Bcache is designed around the performance characteristics of SSDs. It’s designed to minimize write inflation to the greatest extent possible, and never itself does random writes. It turns random writes into sequential writes – first when it writes them to the SSD, and then with writeback caching it can use your SSD to buffer gigabytes of writes and write them all out in order to your hard drive or raid array. If you’ve got a RAID6, you’re probably aware of the painful random write penalty, and the expensive controllers with battery backup people buy to mitigate them. Now, you can use Linux’s excellent software RAID and still get fast random writes, even on cheap hardware.


  • A single cache device can be used to cache an arbitrary number of backing devices, and backing devices can be attached and detached at runtime, while mounted and in use (they run in passthrough mode when they don’t have a cache).
  • Recovers from unclean shutdown – writes are not completed until the cache is consistent with respect to the backing device (Internally, bcache doesn’t distinguish between clean and unclean shutdown).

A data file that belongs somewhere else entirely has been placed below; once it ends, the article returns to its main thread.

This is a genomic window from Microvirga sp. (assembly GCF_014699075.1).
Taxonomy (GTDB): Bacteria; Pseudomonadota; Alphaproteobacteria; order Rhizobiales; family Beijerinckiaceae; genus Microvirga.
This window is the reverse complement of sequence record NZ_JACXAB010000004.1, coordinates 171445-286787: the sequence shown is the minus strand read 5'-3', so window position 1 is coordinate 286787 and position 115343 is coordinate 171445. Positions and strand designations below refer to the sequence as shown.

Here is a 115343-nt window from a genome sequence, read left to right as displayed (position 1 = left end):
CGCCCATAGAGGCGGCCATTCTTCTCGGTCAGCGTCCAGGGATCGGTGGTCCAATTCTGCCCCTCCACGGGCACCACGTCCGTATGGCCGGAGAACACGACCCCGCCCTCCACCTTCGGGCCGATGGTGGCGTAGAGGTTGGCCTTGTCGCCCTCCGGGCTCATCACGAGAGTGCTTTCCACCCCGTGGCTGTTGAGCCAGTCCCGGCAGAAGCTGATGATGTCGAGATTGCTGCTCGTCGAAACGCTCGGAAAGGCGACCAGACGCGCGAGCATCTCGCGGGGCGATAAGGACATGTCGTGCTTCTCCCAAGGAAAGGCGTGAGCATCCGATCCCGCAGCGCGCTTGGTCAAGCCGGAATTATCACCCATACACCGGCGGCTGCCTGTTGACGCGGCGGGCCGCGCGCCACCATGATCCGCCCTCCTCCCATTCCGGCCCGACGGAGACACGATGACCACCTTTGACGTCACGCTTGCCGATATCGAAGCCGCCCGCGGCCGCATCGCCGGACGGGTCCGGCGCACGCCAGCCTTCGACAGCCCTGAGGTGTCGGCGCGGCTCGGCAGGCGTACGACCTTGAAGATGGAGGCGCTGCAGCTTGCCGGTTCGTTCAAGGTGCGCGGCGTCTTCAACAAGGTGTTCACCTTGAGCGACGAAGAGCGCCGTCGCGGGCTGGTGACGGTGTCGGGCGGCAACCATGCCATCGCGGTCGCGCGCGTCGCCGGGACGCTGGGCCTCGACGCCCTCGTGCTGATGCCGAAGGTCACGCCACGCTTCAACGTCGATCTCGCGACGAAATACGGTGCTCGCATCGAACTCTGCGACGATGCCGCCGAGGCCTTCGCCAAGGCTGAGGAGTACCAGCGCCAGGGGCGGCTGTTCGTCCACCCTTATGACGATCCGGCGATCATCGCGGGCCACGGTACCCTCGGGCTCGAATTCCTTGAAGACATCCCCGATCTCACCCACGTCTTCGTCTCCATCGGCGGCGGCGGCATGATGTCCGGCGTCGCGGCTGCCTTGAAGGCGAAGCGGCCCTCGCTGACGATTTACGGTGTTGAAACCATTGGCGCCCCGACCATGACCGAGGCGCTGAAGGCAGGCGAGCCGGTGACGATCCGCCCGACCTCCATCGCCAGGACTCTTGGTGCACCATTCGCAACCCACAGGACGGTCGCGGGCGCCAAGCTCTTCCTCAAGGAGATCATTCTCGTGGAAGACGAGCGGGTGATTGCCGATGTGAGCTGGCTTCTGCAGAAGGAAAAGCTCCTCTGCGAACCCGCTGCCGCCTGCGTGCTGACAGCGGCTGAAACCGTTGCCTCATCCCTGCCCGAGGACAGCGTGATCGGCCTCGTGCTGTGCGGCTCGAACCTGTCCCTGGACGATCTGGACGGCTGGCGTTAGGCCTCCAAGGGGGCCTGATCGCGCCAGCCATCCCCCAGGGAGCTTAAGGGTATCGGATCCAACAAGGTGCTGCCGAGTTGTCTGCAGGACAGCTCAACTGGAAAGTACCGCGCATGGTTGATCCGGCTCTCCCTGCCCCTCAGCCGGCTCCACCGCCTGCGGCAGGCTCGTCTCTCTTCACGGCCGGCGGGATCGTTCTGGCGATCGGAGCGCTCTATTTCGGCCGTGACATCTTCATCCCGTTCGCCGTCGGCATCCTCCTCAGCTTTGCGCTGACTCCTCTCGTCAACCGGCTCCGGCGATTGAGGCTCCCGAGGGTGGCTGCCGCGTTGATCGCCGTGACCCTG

• Barriers/cache flushes are handled correctly.
  • Writethrough, writeback and writearound.
  • Detects and bypasses sequential IO (with a configurable threshold, and can be disabled).
  • Throttles traffic to the SSD if it becomes congested, detected by latency to the SSD exceeding a configurable threshold (useful if you’ve got one SSD for many disks).
  • Readahead on cache miss (disabled by default).
  • Highly efficient writeback implementation; dirty data is always written out in sorted order, and if writeback_percent is enabled background writeback is smoothly throttled with a PD controller to keep around that percentage of the cache dirty.
  • Very high performance b+ tree – bcache is capable of around 1M iops on random reads, if your hardware is fast enough.
  • Stable – in production use now.